\end{markdown}
\end{document}

It must be compiled with lualatex. You can also use pdflatex, but it should be able of access the shell in order to run some Lua code (run texdoc markdown` for more info).

Or if you want maintain/edit the original <file.txt> anyway, you can also:

\documentclass{article}
\usepackage[utf8]{inputenc}
\usepackage{markdown}
\begin{document}
\markdownInput{<file.txt>}
\end{document}

Finally, in case that you do not want any markdown format (just produce a PDF as seen in the plain text editor) thing are a little more complex. Probably the best could be sanitize some markdown syntax and then import to LyX:

pandoc <file.md> -t plain -o <file.txt> && lyx --import text <file.txt>

And then Ctrl+R to obtain the PDF. If you want to join the lines, afaik there are no command line options in LyX, but it is possible via LyX menu File > Import > Plaint Text, Join Lines ... or without LyX, covert directly to LaTeX with the perl script txt2latex:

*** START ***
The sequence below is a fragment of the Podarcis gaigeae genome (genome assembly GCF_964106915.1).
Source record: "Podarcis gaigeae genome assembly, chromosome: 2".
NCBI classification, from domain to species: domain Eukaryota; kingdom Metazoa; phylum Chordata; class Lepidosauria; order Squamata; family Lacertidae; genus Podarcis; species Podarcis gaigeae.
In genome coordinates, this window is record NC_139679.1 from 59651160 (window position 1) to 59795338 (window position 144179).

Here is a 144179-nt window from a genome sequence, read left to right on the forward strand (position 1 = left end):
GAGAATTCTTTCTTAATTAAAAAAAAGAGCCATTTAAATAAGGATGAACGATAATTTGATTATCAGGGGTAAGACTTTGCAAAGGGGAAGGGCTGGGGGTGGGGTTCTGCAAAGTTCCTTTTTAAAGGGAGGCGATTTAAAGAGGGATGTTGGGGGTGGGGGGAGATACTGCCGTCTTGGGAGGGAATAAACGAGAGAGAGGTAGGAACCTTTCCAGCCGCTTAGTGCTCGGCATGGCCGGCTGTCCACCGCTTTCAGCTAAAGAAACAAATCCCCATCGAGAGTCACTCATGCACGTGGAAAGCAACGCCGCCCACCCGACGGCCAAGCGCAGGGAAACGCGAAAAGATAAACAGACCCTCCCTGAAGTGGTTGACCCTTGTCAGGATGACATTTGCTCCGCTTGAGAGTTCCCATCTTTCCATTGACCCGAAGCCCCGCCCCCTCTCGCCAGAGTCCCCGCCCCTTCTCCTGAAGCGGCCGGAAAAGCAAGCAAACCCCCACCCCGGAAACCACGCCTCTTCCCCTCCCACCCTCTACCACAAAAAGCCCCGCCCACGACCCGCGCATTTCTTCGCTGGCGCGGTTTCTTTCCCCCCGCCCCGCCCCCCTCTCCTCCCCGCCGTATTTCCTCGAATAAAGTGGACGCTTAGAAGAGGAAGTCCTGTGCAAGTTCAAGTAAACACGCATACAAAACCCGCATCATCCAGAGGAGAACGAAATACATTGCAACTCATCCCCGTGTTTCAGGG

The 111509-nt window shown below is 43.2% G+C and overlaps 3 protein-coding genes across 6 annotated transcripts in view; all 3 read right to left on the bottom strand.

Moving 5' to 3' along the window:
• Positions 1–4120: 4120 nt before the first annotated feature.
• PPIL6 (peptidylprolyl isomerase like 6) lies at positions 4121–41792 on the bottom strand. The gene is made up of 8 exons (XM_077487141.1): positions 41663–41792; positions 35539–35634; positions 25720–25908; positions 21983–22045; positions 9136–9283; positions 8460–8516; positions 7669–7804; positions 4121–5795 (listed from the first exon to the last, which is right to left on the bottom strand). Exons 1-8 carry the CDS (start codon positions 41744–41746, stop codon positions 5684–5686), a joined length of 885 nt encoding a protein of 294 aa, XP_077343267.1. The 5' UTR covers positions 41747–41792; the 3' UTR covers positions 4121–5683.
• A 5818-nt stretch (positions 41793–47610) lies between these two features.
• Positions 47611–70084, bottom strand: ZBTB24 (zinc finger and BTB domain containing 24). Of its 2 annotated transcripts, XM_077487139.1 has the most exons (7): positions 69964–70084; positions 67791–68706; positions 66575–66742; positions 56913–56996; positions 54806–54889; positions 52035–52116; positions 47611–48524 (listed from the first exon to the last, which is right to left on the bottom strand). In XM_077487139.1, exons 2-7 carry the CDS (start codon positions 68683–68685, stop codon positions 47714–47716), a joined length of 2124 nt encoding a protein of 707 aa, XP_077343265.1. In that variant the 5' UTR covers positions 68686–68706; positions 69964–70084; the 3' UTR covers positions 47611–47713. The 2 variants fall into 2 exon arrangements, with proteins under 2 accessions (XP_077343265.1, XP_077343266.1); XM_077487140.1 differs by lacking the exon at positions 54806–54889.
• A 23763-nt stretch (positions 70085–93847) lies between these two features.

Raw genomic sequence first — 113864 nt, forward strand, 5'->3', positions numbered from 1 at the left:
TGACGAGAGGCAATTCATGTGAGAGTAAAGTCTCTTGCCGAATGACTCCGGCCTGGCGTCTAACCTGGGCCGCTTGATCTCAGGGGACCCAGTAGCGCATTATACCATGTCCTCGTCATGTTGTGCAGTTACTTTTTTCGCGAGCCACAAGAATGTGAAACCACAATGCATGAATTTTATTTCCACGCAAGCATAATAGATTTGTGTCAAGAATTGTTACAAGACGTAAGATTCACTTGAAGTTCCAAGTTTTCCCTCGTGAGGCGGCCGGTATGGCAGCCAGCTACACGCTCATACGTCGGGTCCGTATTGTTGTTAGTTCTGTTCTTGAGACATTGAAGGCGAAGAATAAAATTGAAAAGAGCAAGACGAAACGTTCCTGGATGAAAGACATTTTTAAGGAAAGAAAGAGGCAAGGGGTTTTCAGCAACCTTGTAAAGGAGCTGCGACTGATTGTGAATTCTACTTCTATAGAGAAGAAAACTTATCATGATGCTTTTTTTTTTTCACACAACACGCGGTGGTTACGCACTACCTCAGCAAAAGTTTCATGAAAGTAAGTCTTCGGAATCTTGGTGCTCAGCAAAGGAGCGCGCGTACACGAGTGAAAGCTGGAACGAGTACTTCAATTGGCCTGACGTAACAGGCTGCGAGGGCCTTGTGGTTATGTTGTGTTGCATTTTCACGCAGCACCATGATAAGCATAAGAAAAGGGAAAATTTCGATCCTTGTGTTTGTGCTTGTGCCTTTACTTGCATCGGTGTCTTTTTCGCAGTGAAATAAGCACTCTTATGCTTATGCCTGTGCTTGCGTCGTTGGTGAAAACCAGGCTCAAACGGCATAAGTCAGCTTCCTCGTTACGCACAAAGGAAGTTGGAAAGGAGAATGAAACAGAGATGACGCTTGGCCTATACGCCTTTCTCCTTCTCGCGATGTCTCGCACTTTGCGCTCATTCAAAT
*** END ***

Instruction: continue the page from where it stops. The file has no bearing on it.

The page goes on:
pandoc <file.md> -t plain | txt2latex > <file.tex>

In this case the result is simple:

\documentclass{article}
\begin{document}

Heading

Vivamus 12\% nunc \& nunc, molestie ut, ultricies vel, semper in, velit. Ut
porttitor. Praesent in sapien. Nam rutrum augue a leo.

-   First item text
-   Second item text
    1.  First subitem text
    2.  Second subitem text

\end{document}

So lack add manually \usepackage[utf8]{inputenc} in the preample. The godd is that if you do not want join lines at some moment, is enough add \obeylines after \begin{document}

Or, in case that you want just show the text verbatim:

\documentclass{article}
\usepackage[utf8]{inputenc}
\begin{document}
\begin{verbatim}
 <Paste here your plain text>
\end{verbatim}
\end{document}

Or just include the original file: